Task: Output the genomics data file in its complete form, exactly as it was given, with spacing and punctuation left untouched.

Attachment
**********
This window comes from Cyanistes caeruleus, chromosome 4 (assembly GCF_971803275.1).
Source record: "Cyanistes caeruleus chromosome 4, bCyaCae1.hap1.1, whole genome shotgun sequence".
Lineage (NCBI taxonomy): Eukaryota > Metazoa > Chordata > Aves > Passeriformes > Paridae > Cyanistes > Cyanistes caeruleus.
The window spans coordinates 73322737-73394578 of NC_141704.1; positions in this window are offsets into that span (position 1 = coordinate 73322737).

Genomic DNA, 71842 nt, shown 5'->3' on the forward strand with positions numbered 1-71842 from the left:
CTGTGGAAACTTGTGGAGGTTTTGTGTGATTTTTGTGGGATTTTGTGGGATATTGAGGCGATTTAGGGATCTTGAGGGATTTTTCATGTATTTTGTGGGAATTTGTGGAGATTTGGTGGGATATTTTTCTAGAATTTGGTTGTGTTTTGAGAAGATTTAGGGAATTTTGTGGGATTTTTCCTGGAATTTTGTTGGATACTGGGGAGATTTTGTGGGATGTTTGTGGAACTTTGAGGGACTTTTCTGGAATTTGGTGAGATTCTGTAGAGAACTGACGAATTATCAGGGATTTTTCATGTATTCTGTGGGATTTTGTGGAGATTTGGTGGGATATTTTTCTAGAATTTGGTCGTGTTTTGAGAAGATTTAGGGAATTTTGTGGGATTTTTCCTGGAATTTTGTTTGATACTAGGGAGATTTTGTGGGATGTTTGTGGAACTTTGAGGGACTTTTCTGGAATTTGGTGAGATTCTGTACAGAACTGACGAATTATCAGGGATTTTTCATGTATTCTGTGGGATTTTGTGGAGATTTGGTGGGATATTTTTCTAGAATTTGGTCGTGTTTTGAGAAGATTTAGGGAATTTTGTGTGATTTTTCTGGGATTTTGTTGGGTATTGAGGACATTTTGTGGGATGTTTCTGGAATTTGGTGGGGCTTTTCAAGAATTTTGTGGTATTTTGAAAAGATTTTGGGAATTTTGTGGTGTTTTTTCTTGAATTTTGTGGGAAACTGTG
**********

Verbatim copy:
This window comes from Cyanistes caeruleus, chromosome 4 (assembly GCF_971803275.1).
Source record: "Cyanistes caeruleus chromosome 4, bCyaCae1.hap1.1, whole genome shotgun sequence".
Lineage (NCBI taxonomy): Eukaryota > Metazoa > Chordata > Aves > Passeriformes > Paridae > Cyanistes > Cyanistes caeruleus.
The window spans coordinates 73322737-73394578 of NC_141704.1; positions in this window are offsets into that span (position 1 = coordinate 73322737).

Genomic DNA, 71842 nt, shown 5'->3' on the forward strand with positions numbered 1-71842 from the left:
CTGTGGAAACTTGTGGAGGTTTTGTGTGATTTTTGTGGGATTTTGTGGGATATTGAGGCGATTTAGGGATCTTGAGGGATTTTTCATGTATTTTGTGGGAATTTGTGGAGATTTGGTGGGATATTTTTCTAGAATTTGGTTGTGTTTTGAGAAGATTTAGGGAATTTTGTGGGATTTTTCCTGGAATTTTGTTGGATACTGGGGAGATTTTGTGGGATGTTTGTGGAACTTTGAGGGACTTTTCTGGAATTTGGTGAGATTCTGTAGAGAACTGACGAATTATCAGGGATTTTTCATGTATTCTGTGGGATTTTGTGGAGATTTGGTGGGATATTTTTCTAGAATTTGGTCGTGTTTTGAGAAGATTTAGGGAATTTTGTGGGATTTTTCCTGGAATTTTGTTTGATACTAGGGAGATTTTGTGGGATGTTTGTGGAACTTTGAGGGACTTTTCTGGAATTTGGTGAGATTCTGTACAGAACTGACGAATTATCAGGGATTTTTCATGTATTCTGTGGGATTTTGTGGAGATTTGGTGGGATATTTTTCTAGAATTTGGTCGTGTTTTGAGAAGATTTAGGGAATTTTGTGTGATTTTTCTGGGATTTTGTTGGGTATTGAGGACATTTTGTGGGATGTTTCTGGAATTTGGTGGGGCTTTTCAAGAATTTTGTGGTATTTTGAAAAGATTTTGGGAATTTTGTGGTGTTTTTTCTTGAATTTTGTGGGAAACTGTG